<BR><FONT SIZE=2>&quot;multibyte&quot; encodings used for Chinese/Japanese/etc.? In many of them,</FONT>
<BR><FONT SIZE=2>if you hit a byte that might be an ASCII letter, it need not be that at all,</FONT>
<BR><FONT SIZE=2>just a second byte component in the representation of a non-ASCII character.</FONT>
<BR><FONT SIZE=2>If you think every &quot;A&quot; byte is an &quot;A&quot; (an interpret them in some special way,</FONT>
<BR><FONT SIZE=2>say a (part of a) command name), you're in trouble!&nbsp; Often hard-to-find</FONT>
<BR><FONT SIZE=2>trouble.&nbsp; No-one that argues that one can take text in any &quot;ASCII extension&quot;</FONT>
<BR><FONT SIZE=2>and look at the (apparent) ASCII only (and everything else to be in some</FONT>
<BR><FONT SIZE=2>arbitrary extension, never affecting the processing) seems to be aware of</FONT>
<BR><FONT SIZE=2>the details of those encodings.&nbsp; </FONT>
</P>

<P><FONT SIZE=2>B.t.w. video clips (and images) can and do have Unicode (UTF-16?) texts as</FONT>
<BR><FONT SIZE=2>components (e.g. subtitles).</FONT>
</P>

<P><FONT SIZE=2>&gt; &gt; True.&nbsp; But implementing normalisation, or case mapping for </FONT>
<BR><FONT SIZE=2>&gt; that matter,</FONT>
<BR><FONT SIZE=2>&gt; &gt; is non-trivial too.&nbsp; In practice, the additional complexity with</FONT>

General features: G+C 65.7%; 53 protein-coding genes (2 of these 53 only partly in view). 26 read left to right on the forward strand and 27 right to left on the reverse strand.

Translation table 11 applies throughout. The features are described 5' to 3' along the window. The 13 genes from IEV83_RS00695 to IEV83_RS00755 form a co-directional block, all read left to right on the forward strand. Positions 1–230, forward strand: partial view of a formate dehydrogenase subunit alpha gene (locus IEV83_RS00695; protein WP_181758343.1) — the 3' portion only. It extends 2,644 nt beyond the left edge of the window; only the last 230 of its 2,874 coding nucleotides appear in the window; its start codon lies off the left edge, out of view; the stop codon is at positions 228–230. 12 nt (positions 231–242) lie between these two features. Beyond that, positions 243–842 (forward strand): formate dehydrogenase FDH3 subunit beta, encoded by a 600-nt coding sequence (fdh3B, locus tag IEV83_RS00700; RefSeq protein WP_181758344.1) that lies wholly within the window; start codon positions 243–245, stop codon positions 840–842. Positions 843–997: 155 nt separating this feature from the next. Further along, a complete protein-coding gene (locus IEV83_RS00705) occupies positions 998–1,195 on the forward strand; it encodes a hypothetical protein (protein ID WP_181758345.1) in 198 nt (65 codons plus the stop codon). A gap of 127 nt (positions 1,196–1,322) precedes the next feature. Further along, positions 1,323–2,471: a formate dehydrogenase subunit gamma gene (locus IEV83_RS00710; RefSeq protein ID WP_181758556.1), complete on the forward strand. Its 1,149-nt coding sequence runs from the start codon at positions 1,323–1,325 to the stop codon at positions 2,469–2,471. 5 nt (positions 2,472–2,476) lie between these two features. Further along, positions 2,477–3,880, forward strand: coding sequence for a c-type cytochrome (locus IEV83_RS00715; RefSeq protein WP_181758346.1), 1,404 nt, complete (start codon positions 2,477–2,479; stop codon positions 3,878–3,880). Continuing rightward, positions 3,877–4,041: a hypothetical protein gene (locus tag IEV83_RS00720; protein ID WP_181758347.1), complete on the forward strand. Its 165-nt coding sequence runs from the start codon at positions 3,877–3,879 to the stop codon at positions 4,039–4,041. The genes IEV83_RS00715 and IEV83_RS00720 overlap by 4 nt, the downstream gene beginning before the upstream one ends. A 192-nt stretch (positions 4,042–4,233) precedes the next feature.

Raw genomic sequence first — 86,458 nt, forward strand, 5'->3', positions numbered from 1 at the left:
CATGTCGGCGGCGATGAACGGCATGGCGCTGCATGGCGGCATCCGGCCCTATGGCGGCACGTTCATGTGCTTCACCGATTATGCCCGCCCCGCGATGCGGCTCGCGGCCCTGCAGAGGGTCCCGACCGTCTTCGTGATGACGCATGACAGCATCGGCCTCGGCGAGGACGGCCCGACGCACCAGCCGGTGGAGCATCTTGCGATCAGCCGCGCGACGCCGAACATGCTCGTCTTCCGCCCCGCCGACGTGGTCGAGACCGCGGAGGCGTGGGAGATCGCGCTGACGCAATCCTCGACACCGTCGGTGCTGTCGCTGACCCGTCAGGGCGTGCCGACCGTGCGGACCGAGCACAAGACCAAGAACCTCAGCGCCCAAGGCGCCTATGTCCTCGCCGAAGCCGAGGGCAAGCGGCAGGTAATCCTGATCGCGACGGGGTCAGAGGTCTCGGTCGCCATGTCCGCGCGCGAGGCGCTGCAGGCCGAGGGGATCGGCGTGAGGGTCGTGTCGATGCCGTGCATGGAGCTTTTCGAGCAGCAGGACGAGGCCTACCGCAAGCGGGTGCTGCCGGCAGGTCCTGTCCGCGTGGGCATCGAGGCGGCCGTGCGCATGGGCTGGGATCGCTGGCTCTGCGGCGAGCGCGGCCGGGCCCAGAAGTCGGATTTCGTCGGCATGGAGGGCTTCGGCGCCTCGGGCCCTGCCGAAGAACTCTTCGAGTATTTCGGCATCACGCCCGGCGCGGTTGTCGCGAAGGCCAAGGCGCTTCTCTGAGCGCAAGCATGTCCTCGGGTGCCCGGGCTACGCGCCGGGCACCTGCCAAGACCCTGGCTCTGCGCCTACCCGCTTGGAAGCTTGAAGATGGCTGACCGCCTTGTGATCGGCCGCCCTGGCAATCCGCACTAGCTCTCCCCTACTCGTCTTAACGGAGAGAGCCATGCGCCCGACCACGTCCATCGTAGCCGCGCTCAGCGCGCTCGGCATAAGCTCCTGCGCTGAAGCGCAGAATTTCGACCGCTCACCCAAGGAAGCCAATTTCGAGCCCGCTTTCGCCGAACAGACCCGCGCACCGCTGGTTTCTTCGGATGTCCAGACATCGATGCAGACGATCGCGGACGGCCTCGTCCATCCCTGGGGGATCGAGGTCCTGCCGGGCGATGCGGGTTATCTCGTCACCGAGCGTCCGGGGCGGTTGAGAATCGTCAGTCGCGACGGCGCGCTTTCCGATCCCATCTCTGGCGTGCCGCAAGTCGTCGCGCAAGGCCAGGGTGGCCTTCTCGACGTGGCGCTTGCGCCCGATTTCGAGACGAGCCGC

<BR><FONT SIZE=2>&gt; &gt; UTF-16 seems small. </FONT>
<BR><FONT SIZE=2>&gt; </FONT>
<BR><FONT SIZE=2>&gt; All right, but if there are no real advantages, why bother?</FONT>
</P>

<P><FONT SIZE=2>Efficiency (and backwards compatibility) is claimed from people who</FONT>
<BR><FONT SIZE=2>work much more &quot;in the trenches&quot; with this than I do. And I have no</FONT>
<BR><FONT SIZE=2>quarrel with that.</FONT>
</P>

<P>&nbsp;&nbsp;&nbsp;&nbsp;&nbsp;&nbsp;&nbsp; &nbsp;&nbsp;&nbsp;&nbsp;&nbsp;&nbsp;&nbsp; <FONT SIZE=2>Kind regards</FONT>
<BR>&nbsp;&nbsp;&nbsp;&nbsp;&nbsp;&nbsp;&nbsp; &nbsp;&nbsp;&nbsp;&nbsp;&nbsp;&nbsp;&nbsp; <FONT SIZE=2>/kent k</FONT>
</P>

</BODY>
</HTML>
------_=_NextPart_001_01C15104.9E4A40F0--